Andrea Savage ("Veep," "Episodes") created, produces and stars in "I'm Sorry" as a comedy writer, wife and mother who has apologize a lot. It's not that she's intentionally rude or inappropriate, she just sort of stumbles into situations for which she has to apologize.
You know what you're getting into immediately. In the first scene, Andrea and her husband, Mike (the ever-likable Tom Everett Scott) are in the car with their young daughter, Amelia (Olive Petrucci) when the subject of childbirth and women's anatomy comes up.
I'm being intentionally vague because they use words that I can't possibly quote here.
Shortly thereafter, Andrea discovers that another mom at her daughter's school used to be a porn star. And we find out, with no small degree of specificity, what sexual acts this woman built her career on.
It's not gratuitous. It's part of the plot no, it's part of the lives of these well-off people who live in L.A.'s San Fernando Valley.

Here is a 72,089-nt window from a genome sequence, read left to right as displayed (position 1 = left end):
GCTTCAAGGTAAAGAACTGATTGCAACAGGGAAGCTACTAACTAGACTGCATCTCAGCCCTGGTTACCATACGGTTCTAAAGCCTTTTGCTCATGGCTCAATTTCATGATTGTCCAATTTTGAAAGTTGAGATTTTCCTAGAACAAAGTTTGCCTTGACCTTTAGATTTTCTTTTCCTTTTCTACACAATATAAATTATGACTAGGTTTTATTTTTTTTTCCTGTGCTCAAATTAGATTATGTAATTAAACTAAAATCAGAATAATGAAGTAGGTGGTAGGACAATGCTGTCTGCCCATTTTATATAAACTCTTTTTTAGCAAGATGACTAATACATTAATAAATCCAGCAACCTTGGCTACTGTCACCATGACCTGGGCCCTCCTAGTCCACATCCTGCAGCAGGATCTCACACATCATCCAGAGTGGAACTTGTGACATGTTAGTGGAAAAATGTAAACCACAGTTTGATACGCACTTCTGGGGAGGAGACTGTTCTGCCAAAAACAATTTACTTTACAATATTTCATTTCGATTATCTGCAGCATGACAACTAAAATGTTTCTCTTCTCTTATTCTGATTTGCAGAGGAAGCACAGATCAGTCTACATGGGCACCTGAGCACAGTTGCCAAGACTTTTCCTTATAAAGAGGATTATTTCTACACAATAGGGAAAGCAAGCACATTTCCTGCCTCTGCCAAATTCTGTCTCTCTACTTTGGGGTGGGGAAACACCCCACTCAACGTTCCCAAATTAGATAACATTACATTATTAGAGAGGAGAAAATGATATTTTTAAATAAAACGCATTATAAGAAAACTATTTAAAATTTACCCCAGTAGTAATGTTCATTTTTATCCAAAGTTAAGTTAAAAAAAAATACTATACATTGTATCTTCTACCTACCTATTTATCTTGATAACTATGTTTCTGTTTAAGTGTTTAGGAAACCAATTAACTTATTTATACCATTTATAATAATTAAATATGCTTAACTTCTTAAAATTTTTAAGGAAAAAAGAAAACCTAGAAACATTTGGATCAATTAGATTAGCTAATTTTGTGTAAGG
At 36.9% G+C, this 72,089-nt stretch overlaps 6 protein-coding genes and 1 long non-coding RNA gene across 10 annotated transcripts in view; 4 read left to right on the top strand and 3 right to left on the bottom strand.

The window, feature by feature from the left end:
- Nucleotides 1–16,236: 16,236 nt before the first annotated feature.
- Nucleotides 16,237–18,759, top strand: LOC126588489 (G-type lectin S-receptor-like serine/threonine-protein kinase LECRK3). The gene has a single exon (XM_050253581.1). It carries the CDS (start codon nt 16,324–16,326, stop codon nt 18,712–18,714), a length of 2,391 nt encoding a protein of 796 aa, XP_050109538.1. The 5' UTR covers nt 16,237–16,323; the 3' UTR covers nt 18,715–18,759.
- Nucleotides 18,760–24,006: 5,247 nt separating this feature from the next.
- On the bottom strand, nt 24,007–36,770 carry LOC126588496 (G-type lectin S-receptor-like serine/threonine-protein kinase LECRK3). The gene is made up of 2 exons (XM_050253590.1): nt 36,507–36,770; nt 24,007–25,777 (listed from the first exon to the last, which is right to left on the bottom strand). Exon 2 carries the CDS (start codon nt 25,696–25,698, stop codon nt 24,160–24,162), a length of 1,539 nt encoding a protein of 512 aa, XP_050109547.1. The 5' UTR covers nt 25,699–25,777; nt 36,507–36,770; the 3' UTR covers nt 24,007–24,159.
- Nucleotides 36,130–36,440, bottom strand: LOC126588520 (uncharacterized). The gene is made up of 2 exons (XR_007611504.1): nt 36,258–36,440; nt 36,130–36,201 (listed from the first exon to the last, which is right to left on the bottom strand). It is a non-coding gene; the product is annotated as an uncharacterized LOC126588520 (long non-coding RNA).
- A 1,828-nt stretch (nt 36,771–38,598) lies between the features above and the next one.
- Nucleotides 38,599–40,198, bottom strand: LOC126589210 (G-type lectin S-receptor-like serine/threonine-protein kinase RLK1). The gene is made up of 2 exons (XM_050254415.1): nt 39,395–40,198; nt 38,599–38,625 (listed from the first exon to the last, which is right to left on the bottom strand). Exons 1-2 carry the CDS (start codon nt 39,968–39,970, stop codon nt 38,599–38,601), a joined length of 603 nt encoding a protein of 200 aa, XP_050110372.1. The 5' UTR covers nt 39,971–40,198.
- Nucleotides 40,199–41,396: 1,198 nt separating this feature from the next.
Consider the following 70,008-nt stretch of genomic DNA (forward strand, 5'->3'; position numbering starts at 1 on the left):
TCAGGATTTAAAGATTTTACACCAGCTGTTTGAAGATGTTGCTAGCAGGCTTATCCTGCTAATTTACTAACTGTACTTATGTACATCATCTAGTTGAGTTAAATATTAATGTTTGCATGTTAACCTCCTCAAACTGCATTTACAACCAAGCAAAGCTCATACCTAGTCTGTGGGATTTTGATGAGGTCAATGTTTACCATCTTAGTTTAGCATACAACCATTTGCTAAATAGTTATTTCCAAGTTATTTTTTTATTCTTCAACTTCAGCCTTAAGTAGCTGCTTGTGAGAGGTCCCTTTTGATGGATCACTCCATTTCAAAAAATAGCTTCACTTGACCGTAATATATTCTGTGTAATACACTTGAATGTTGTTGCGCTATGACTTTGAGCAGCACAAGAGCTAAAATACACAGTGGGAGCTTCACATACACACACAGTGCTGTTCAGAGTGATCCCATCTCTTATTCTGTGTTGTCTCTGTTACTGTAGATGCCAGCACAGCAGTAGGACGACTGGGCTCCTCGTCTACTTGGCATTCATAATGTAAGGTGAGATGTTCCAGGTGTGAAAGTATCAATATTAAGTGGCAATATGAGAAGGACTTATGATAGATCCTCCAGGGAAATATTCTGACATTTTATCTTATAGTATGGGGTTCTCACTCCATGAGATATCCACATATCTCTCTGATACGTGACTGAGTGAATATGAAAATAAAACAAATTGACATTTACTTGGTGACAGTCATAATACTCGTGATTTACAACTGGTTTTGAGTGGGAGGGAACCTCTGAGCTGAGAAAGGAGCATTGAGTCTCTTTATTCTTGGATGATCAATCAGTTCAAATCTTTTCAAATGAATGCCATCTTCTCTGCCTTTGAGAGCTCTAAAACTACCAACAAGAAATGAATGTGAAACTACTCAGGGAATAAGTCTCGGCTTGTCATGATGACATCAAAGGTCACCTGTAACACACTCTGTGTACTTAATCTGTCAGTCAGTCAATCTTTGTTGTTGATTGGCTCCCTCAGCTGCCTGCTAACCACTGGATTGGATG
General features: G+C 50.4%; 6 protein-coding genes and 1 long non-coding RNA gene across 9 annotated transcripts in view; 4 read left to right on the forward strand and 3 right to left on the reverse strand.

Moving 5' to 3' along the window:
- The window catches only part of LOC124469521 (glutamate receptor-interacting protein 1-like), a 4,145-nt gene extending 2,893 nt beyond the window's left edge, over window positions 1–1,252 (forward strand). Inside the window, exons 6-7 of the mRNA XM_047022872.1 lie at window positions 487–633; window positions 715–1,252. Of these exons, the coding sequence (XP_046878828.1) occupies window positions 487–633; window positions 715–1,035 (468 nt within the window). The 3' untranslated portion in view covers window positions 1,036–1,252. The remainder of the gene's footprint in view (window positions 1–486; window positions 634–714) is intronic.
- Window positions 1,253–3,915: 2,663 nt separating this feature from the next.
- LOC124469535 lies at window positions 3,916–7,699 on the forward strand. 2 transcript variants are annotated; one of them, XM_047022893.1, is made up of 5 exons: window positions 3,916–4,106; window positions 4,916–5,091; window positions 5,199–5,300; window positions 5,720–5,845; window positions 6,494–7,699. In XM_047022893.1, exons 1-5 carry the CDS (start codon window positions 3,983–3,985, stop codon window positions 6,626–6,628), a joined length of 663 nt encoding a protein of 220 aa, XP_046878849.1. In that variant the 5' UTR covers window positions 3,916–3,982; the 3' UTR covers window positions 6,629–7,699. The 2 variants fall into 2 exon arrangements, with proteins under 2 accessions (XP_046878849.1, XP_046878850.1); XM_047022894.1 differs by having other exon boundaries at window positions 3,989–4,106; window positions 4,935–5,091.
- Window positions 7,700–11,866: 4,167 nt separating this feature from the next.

Andrea is a successful comedy writer, and she says funny, often inappropriate things. Sometimes to people with no sense of humor. Which can be very funny.
At its most basic, "I'm Sorry" is nothing new. It's yet another comedy about a comedian in this case, a comedy writer dealing with a spouse, a kid, school, work, exercise class, friends, parents … and so on.
In one upcoming episode, Andrea is worried (not without reason) that her young daughter is a racist. In another, Andrea's writing partner, Kyle (Jason Mantzoukas), is dating little Amelia's teacher and all learn something about their sex life that we really don't need to know. Which makes interacting with the teacher awkward for Andrea and Mike.
But once you get over what might be the initial shock of Andrea's dirty mouth and incredibly frank talk, she's a very appealing character. And "I'm Sorry" is amusing. Sometimes even laugh-out-loud funny.
Savage, Scott and even young Petrucci are very good, and the guest stars including Kathy Baker, Martin Mull, Judy Greer, Lyndon Smith, Judith Light , June Squibb and Gary Anthony Williams as friends add a lot.
I can't really describe the episodes in any great detail, because this is a family newspaper/website. And, clearly, "I'm Sorry" is not for everyone.
But I like it. And if you're not easily offended, give it a couple of episodes and you just might like it, too.